While many will be quick to jump on the Obama Administration for this latest crisis, let's not forget that it was George W. Bush and Dick Cheney who got us into the quagmire in the first place. Under the guise of "weapons of mass destruction", Bush decided to pick up where his daddy, George Bush Sr. left off in the first Gulf War ("Desert Storm"). There was no need to invade Iraq as we all now know. Saddam Hussein had no "weapons of mass destruction". His ground and air defenses had been decimated previously by coalition troops. There was an effective "no fly" zone in place, and what's more important, Hussein, for the tyrant he was, kept the religious extremists in check. He ruled Iraq with an iron fist. He had demonstrated repeatedly that he could be far crueler than his enemies; an important treat in a maniacal dictator. The main reasons I suspect were to install a regime friendly to US and Western corporate interests and to gain some measure of control of Iraqi oil facilities, and to be able to put US troops on the doorstep of Iran. Hussein, the US installed strongman, had become to unreliable. The invasion of Iraq and subsequent death of Hussein will long be remembered as a tremendous intelligence and political blunder and perhaps the turning point in US global dominance. As the old saying goes, "the devil you know is better than the devil you don't know".
Former Secretary of State Hillary Clinton recently said that the ISSI and its rapid success was a total surprise. If she really means that, then her competence in strategic analysis is truly lacking. Given the history and instability of the region, there was no way a political void would be tolerated. The Iraqi (and indeed, the Afghani and Syrian) government is ineffective. It has little to no credibility with the majority of the people. While the West and other nations may think the democracy is the greatest thing since sliced bread, democracy is not for everybody. In fact, of the nations around the world that have embraced democracy, not a single one has embraced the American form of democracy. Instead, they adopt the English form of proportional representation . Some societies, however, prefer a "strong arm" government. They feel secure. Crime is not much of an issue since these types of governments have a serious "zero tolerance" attitude toward crime (except their own). The economy is generally stable and they're free from fear of the types of uncertainty that a democracy can bring. Theocracies, on the other hand, have often proven to be the most oppressive and retardant forms of government.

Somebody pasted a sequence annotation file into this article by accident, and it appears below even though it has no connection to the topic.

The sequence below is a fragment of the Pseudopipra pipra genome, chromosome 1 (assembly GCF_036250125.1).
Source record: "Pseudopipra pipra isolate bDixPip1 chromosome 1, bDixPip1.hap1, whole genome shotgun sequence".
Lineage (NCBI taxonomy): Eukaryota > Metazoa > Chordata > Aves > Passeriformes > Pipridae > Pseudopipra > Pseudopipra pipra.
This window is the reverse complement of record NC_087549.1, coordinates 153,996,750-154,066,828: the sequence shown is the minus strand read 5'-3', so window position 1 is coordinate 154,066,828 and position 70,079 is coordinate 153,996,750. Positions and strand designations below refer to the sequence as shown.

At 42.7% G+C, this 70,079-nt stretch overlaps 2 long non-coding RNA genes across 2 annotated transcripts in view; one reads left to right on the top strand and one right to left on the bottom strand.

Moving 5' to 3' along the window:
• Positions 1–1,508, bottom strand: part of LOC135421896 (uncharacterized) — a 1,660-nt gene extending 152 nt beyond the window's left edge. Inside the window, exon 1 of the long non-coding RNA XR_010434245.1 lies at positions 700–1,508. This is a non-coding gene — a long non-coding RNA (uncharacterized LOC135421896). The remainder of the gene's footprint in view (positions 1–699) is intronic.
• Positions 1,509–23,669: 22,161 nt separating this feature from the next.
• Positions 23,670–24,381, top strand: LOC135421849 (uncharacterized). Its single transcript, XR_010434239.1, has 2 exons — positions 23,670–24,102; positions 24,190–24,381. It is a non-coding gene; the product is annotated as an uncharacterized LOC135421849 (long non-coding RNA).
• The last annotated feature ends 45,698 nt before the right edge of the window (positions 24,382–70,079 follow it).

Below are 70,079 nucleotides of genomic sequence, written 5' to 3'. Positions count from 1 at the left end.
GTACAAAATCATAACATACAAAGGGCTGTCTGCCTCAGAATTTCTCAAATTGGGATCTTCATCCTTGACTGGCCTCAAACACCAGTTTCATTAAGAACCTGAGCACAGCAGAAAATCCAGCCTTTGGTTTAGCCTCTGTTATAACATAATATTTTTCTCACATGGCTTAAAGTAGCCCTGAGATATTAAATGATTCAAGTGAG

Of course, I'm not praising dictatorships. Not at all. But what I am saying is that we have to have a foreign policy which respects the traditions and desires of other peoples. Too many times the US has intervened to overthrow a democratically elected government because it didn't fit with our foreign policy objectives (but ironically, we've usually supported the installation of right wing military juntas; most of which have proven to be very brutal), which is more often than not dictated by corporate interests rather than humanitarian interests.
As of this writing, Obama is trying to figure out how to salvage the situation. It should be an interesting decision for him. Obama's Presidency has been, up to now, a near complete failure (he's likely to go down in history as America's worse, and perhaps most divisive President). He desperately needs "something" to show that he can be a tough and effective leader (he could learn much from Russia's Vladimir Putin in that regard). This crisis in Iraq may well be that "something". He didn't start the war. It was something he inherited from the previous administration. But how he resolves it may show whether or not this rather politically inexperienced former community organizer has the right mettle. But, as always in such matters, at what costs to the American People will his legacy be forged?